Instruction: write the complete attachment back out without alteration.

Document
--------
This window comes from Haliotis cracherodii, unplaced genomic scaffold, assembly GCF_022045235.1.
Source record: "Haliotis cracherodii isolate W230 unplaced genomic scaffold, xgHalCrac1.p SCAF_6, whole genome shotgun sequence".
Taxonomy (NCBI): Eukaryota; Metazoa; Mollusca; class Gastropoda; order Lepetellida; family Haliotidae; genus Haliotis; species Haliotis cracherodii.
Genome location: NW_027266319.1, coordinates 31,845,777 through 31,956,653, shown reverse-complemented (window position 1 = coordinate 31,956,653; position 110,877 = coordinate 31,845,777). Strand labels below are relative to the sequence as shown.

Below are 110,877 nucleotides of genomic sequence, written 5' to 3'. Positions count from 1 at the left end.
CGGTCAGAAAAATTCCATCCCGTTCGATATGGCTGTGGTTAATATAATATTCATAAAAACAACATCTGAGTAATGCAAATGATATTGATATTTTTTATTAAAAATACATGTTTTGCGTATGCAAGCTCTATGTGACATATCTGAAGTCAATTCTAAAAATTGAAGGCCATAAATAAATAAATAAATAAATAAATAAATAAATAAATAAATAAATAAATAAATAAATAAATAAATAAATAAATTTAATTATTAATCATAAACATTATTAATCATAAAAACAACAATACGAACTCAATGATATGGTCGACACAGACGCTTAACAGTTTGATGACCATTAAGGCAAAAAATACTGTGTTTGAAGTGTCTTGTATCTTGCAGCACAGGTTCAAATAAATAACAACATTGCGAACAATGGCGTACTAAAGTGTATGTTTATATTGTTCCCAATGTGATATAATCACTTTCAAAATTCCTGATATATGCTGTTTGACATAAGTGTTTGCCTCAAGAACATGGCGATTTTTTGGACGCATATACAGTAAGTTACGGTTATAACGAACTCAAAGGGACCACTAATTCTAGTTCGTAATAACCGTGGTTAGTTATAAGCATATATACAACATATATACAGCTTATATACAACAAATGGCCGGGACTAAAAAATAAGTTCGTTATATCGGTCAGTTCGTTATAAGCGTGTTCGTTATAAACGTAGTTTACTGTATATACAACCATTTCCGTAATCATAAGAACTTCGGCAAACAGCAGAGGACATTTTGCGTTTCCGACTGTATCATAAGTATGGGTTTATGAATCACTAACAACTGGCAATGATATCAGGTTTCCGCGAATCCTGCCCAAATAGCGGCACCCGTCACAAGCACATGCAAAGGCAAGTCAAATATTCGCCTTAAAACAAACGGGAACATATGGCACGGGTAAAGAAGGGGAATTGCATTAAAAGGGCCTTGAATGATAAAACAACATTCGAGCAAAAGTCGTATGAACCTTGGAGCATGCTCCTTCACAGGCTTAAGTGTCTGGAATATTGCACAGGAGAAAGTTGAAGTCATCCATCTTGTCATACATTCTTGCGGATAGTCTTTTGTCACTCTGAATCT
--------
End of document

This window comes from Haliotis cracherodii, unplaced genomic scaffold, assembly GCF_022045235.1.
Source record: "Haliotis cracherodii isolate W230 unplaced genomic scaffold, xgHalCrac1.p SCAF_6, whole genome shotgun sequence".
Taxonomy (NCBI): Eukaryota; Metazoa; Mollusca; class Gastropoda; order Lepetellida; family Haliotidae; genus Haliotis; species Haliotis cracherodii.
Genome location: NW_027266319.1, coordinates 31,845,777 through 31,956,653, shown reverse-complemented (window position 1 = coordinate 31,956,653; position 110,877 = coordinate 31,845,777). Strand labels below are relative to the sequence as shown.

Below are 110,877 nucleotides of genomic sequence, written 5' to 3'. Positions count from 1 at the left end.
CGGTCAGAAAAATTCCATCCCGTTCGATATGGCTGTGGTTAATATAATATTCATAAAAACAACATCTGAGTAATGCAAATGATATTGATATTTTTTATTAAAAATACATGTTTTGCGTATGCAAGCTCTATGTGACATATCTGAAGTCAATTCTAAAAATTGAAGGCCATAAATAAATAAATAAATAAATAAATAAATAAATAAATAAATAAATAAATAAATAAATAAATAAATAAATAAATTTAATTATTAATCATAAACATTATTAATCATAAAAACAACAATACGAACTCAATGATATGGTCGACACAGACGCTTAACAGTTTGATGACCATTAAGGCAAAAAATACTGTGTTTGAAGTGTCTTGTATCTTGCAGCACAGGTTCAAATAAATAACAACATTGCGAACAATGGCGTACTAAAGTGTATGTTTATATTGTTCCCAATGTGATATAATCACTTTCAAAATTCCTGATATATGCTGTTTGACATAAGTGTTTGCCTCAAGAACATGGCGATTTTTTGGACGCATATACAGTAAGTTACGGTTATAACGAACTCAAAGGGACCACTAATTCTAGTTCGTAATAACCGTGGTTAGTTATAAGCATATATACAACATATATACAGCTTATATACAACAAATGGCCGGGACTAAAAAATAAGTTCGTTATATCGGTCAGTTCGTTATAAGCGTGTTCGTTATAAACGTAGTTTACTGTATATACAACCATTTCCGTAATCATAAGAACTTCGGCAAACAGCAGAGGACATTTTGCGTTTCCGACTGTATCATAAGTATGGGTTTATGAATCACTAACAACTGGCAATGATATCAGGTTTCCGCGAATCCTGCCCAAATAGCGGCACCCGTCACAAGCACATGCAAAGGCAAGTCAAATATTCGCCTTAAAACAAACGGGAACATATGGCACGGGTAAAGAAGGGGAATTGCATTAAAAGGGCCTTGAATGATAAAACAACATTCGAGCAAAAGTCGTATGAACCTTGGAGCATGCTCCTTCACAGGCTTAAGTGTCTGGAATATTGCACAGGAGAAAGTTGAAGTCATCCATCTTGTCATACATTCTTGCGGATAGTCTTTTGTCACTCTGAATCT